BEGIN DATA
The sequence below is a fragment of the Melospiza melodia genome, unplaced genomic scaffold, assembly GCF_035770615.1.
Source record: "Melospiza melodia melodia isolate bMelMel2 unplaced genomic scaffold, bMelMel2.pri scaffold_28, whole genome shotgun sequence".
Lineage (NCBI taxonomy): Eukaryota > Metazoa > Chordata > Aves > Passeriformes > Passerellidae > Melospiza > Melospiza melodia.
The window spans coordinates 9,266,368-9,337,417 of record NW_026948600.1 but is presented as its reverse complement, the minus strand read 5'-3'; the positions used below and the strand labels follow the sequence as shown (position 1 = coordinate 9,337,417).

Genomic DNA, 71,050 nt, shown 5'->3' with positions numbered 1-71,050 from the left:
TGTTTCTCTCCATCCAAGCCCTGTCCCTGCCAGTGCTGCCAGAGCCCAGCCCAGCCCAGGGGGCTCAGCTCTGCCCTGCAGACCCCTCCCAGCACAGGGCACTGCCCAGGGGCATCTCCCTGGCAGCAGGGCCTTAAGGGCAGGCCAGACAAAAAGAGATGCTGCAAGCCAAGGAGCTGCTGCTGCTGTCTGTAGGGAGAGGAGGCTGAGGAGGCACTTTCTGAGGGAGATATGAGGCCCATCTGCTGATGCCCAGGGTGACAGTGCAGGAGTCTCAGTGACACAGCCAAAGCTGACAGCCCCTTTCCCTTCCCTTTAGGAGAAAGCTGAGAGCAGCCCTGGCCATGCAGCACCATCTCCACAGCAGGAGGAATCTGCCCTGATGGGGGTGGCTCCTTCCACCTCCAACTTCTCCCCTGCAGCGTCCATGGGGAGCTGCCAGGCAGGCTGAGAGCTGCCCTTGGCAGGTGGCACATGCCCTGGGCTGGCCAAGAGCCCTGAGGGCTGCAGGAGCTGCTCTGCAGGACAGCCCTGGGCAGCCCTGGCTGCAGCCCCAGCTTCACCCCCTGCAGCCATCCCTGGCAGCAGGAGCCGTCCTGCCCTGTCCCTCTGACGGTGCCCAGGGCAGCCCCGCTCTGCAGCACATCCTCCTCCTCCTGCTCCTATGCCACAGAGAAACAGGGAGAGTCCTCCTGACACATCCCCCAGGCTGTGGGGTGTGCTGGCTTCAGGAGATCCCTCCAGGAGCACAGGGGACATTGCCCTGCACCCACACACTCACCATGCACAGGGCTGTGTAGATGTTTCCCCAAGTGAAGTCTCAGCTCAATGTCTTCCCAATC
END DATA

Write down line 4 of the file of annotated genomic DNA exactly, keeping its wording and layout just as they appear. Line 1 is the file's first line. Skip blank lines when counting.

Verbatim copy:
The window spans coordinates 9,266,368-9,337,417 of record NW_026948600.1 but is presented as its reverse complement, the minus strand read 5'-3'; the positions used below and the strand labels follow the sequence as shown (position 1 = coordinate 9,337,417).